Shanghai Sculpture Space - known to the public as Red Town because of the colour of the bricks which gives the buildings a very distinctive appearance in the area - opened the door in 2005 in the industrial heritage of an early 20th century steel-making factory, which sat empty for years. It was first commissioned as a sculpture exhibition space offering different shows organized from the Shanghai Urban Planning Bureau and Shanghai Sculpture Committee Office. It presented unique environmental features for a location downtown: versatile architecture spaces, open areas, grassy lawn facing a very decent urban landscape, all of which contributed over the years to the shaping and structuring of a variety of activities and experiences, including art, leisure, and social functions.

Red Town has metamorphosed the 20th-century factory that formerly occupied this location from dusty and abandoned remnants to trendiest and peaceful creative digs. On a total area of 18000 square meters, of which 11000 of business areas, 5000 of exhibitions, and 2000 of entertainment; it ultimately included live houses, galleries, concert venues, fitness club, bridal couture boutique, art therapy studios, bookstores, organic cafés, floral markets, and vintage stores.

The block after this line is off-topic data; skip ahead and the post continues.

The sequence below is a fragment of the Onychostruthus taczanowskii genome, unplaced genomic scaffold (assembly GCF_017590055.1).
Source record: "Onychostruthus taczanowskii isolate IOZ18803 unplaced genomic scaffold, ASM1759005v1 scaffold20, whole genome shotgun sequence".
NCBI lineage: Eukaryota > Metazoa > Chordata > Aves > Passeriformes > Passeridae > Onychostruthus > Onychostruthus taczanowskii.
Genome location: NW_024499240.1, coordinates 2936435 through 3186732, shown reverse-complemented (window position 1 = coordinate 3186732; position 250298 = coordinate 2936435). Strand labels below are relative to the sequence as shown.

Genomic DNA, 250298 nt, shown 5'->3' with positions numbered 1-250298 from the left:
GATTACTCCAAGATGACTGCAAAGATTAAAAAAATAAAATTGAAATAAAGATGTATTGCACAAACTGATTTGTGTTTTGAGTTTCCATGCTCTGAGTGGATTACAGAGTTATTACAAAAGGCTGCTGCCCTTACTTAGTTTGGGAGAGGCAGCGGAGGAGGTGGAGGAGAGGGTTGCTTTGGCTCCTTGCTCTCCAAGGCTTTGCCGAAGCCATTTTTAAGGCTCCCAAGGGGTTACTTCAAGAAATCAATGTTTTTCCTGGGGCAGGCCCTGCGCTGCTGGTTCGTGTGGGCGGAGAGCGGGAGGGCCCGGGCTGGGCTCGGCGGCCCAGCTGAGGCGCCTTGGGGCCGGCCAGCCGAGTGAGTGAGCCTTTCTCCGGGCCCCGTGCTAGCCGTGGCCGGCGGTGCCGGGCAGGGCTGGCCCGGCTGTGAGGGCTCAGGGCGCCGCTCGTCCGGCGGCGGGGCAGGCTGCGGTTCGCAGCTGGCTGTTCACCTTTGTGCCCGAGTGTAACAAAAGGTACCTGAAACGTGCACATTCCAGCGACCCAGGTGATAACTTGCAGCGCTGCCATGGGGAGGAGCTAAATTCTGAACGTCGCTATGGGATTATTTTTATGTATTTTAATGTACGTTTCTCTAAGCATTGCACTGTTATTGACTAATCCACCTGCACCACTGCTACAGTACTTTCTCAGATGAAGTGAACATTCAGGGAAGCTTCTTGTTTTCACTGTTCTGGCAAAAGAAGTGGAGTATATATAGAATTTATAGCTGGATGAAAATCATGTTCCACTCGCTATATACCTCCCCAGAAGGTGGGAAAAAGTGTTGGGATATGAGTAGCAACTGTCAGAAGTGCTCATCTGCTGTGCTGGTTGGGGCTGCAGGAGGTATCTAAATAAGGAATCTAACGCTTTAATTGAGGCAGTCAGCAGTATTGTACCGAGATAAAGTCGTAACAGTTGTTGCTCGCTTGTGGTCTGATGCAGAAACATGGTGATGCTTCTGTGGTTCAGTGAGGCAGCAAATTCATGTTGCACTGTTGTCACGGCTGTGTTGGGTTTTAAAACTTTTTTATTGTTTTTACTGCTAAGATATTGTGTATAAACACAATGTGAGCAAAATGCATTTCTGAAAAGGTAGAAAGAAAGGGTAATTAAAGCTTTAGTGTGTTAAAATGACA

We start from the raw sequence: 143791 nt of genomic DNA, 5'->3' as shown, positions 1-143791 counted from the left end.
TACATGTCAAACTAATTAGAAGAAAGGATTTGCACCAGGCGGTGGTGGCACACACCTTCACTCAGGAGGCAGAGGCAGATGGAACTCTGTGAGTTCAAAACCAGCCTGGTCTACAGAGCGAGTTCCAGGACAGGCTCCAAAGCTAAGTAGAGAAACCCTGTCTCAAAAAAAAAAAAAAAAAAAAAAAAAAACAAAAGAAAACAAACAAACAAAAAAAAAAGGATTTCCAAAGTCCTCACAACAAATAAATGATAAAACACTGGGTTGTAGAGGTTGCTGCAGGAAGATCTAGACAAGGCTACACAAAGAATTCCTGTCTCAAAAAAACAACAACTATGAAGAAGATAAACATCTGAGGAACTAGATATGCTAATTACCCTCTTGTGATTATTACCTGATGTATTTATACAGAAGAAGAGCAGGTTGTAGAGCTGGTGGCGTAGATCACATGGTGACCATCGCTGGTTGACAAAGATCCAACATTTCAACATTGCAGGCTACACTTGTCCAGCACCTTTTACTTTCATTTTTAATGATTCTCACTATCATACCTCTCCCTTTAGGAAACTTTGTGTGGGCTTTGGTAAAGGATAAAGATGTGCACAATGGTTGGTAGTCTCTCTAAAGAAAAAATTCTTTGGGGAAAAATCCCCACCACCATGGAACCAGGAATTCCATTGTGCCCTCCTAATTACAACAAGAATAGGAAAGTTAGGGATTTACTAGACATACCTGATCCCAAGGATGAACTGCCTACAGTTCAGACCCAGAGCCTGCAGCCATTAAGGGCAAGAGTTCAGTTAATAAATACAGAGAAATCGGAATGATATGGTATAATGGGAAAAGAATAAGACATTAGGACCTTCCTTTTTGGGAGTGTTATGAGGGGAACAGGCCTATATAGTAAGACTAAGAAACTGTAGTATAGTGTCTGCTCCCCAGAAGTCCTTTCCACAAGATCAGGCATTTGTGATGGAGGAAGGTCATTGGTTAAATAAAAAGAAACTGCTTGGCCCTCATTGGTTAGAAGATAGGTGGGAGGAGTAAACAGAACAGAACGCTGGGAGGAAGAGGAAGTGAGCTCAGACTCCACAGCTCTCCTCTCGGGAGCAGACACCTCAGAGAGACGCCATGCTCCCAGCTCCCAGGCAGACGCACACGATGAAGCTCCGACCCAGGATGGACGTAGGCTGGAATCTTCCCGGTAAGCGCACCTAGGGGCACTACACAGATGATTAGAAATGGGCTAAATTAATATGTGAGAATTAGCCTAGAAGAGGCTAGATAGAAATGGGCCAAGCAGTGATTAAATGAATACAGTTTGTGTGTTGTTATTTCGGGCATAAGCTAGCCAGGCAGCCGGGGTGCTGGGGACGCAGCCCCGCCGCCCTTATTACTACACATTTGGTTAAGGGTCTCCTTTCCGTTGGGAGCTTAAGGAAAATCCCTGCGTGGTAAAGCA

Red Town represents a primordial case of creative city, ideated as a possible solution for economic stagnancy and urban restoration needs, yet not completely planned nor designed in its strategy. Shanghai has been pioneer in embracing the concept of creative city, through a renovation strategy which has been defined as “creative spatio-temporal fix”. The interest of studying this spatial and temporal model is because it seems able to cope with the crisis of capital accumulation, and at the same time to trigger unexpected engagement with inhabitants and users: in more or less positive, yet interesting ways, the time of Red Town has largely influenced immaterial notions such as leisure, heritage and public space.